English Sculpture - 18th Century.
During the 18th century English sculpture was mostly in the hands of Flemish and other foreign artists, of whom Roubiliac (1695-1762), Scheemakers (1691-1773), and Rysbrack (1694-1770) were the chief. The ridiculous custom of representing Englishmen of the 18th and 19th centuries in the toga or in the armour of an ancient Roman was fatal alike to artistic merit and eikonic truth; and when, as was often the case, the periwig of the Georgian period was added to the costume of a Roman general the effect is supremely ludicrous. Nollekens (1737-1823), a pupil of Scheemakers, though one of the most popular sculptors of the 18th century, was a man of very little real ability. John Bacon (1740-1799) was in some respects an abler sculptor. John Flaxman (1755-1826) was in England the chief initiator of the classical revival. For many years he worked for Josiah Wedgwood, the potter, and designed for him an immense number of vases covered with delicate cameo-like reliefs. Many of these, taken from antique gems and sculpture, are of great beauty, though hardly suited to the special necessities of fictile ware. Flaxman's large pieces of sculpture are of less merit, but some of his marble reliefs are designed with much spirit and classic purity. His illustrations in outline to the poems of Homer, iEschylus, and Dante, based on drawings on Greek vases, have been greatly admired, but they are unfortunately much injured by the use of a thicker outline on one side of the figures,an unsuccessful attempt to give a suggestion of shadow. Flaxman's best pupil was Baily (1788-1867), chiefly celebrated for his nude marble figure of Eve.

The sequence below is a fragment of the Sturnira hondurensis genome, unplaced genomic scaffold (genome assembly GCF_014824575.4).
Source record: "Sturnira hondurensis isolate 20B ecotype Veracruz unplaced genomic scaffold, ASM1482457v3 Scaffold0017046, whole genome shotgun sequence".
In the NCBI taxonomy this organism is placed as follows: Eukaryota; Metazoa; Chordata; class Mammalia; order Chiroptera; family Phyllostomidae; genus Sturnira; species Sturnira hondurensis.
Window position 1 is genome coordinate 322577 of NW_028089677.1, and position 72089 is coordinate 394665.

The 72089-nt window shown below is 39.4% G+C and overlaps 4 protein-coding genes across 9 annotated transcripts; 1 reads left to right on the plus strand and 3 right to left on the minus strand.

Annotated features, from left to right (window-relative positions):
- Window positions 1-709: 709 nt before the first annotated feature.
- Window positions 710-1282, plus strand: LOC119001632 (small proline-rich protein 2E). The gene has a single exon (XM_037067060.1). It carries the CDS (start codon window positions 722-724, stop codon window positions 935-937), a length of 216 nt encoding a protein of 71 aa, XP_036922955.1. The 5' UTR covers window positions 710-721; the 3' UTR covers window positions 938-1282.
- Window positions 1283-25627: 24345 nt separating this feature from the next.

260-4 An interesting account of many English sculptors of this time is given by Smith, Nollekens and his Time, London, 1829.
260-5 See Flaxman, Lectures at the Royal Academy, London, 1829. His designs on a small scale are the best of his works,as, for example, the silver shield of Achilles covered with delicate and graceful reliefs.
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